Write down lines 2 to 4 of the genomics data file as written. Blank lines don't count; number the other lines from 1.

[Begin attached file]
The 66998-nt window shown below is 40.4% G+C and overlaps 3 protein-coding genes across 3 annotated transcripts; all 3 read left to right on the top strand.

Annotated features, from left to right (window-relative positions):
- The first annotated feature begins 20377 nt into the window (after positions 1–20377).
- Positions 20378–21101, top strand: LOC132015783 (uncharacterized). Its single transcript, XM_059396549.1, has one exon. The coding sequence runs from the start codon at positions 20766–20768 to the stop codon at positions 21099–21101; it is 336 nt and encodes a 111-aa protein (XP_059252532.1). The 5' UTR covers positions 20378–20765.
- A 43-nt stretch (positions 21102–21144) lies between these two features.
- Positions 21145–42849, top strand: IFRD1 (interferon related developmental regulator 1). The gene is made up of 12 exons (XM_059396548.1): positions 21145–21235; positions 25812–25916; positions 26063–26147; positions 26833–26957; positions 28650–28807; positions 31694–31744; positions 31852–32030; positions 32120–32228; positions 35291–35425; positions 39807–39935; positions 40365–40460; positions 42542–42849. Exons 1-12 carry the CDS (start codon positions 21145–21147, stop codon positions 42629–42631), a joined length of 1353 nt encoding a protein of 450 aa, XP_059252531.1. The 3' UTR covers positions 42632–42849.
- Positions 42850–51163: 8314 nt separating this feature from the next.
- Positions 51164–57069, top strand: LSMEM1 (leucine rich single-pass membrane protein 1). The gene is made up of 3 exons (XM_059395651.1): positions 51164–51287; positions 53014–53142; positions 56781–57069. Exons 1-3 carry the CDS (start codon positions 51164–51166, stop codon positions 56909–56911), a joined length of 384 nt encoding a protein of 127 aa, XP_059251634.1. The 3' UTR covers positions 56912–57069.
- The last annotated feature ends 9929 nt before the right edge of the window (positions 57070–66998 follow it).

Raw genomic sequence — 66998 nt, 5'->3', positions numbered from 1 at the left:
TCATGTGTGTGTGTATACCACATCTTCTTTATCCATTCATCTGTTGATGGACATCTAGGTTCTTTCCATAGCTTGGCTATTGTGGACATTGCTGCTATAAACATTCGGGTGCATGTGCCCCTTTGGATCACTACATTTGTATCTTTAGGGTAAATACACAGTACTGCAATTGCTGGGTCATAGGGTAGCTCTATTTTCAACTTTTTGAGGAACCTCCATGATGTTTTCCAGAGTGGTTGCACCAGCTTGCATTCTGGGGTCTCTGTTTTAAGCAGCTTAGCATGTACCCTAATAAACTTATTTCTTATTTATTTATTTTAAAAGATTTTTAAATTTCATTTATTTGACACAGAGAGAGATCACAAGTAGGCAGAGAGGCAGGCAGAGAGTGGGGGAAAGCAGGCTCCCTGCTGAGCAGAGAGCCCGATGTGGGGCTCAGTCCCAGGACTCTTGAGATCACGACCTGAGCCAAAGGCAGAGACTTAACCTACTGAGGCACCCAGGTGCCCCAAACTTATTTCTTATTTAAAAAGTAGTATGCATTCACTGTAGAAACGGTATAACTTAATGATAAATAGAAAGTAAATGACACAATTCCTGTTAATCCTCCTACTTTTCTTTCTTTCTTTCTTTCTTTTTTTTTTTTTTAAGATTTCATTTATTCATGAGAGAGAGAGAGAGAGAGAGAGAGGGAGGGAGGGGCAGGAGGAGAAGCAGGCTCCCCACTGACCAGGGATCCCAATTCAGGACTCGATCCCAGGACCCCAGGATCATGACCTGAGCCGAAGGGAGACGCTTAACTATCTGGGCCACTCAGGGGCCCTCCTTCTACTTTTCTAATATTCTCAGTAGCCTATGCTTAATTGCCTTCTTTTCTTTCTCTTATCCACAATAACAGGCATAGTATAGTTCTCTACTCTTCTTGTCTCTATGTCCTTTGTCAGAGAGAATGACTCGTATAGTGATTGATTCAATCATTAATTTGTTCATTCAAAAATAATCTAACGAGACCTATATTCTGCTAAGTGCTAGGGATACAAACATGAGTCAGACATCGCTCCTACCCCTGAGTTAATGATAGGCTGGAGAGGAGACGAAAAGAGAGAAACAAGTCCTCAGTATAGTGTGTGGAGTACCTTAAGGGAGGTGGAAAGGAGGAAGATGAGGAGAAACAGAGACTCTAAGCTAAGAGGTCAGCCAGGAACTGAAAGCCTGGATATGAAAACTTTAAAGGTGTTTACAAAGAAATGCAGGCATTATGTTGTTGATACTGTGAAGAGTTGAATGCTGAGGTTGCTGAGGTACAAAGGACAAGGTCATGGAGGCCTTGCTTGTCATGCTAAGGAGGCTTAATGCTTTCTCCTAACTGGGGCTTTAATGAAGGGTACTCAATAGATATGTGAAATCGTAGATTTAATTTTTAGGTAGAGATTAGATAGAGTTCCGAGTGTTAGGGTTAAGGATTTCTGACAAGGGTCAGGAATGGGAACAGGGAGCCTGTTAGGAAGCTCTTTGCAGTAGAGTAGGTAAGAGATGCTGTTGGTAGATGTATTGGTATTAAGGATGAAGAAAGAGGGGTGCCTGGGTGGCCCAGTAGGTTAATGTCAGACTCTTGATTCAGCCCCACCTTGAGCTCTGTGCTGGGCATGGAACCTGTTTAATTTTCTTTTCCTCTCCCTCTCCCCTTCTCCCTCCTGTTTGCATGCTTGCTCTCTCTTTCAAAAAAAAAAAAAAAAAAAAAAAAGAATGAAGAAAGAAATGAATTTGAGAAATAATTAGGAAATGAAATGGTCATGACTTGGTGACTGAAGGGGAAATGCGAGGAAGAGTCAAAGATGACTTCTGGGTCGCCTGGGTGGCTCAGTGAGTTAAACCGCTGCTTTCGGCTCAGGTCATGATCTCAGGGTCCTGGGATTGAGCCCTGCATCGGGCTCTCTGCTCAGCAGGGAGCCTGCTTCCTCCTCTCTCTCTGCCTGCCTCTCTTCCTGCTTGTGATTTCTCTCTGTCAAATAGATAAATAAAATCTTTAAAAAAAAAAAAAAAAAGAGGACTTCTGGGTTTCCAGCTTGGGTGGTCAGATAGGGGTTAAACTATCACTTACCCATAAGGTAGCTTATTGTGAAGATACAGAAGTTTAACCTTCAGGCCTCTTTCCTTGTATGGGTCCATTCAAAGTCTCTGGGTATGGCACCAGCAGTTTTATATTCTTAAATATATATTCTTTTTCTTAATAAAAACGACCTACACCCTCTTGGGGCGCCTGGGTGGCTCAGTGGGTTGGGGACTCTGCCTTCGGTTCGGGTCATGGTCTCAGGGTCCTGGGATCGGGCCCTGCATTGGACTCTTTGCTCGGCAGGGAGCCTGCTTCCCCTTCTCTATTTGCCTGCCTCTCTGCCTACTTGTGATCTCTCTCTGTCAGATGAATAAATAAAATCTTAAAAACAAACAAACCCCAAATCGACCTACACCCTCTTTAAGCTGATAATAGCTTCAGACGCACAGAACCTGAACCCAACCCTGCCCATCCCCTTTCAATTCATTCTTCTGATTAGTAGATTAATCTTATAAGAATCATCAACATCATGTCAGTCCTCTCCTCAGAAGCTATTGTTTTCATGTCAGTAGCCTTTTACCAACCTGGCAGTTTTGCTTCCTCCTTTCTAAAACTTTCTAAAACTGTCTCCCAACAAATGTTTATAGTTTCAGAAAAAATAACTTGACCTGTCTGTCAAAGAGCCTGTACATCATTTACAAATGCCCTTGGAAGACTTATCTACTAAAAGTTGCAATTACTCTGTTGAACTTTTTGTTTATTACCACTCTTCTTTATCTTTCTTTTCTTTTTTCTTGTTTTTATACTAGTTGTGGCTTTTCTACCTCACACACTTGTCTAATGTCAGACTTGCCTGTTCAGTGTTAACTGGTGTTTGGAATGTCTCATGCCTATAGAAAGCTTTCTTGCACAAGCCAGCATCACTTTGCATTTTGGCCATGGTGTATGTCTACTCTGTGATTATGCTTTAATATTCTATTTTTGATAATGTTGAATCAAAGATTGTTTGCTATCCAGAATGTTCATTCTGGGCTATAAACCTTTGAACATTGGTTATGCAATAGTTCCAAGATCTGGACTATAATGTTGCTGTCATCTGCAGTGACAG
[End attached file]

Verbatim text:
Annotated features, from left to right (window-relative positions):
- The first annotated feature begins 20377 nt into the window (after positions 1–20377).
- Positions 20378–21101, top strand: LOC132015783 (uncharacterized). Its single transcript, XM_059396549.1, has one exon. The coding sequence runs from the start codon at positions 20766–20768 to the stop codon at positions 21099–21101; it is 336 nt and encodes a 111-aa protein (XP_059252532.1). The 5' UTR covers positions 20378–20765.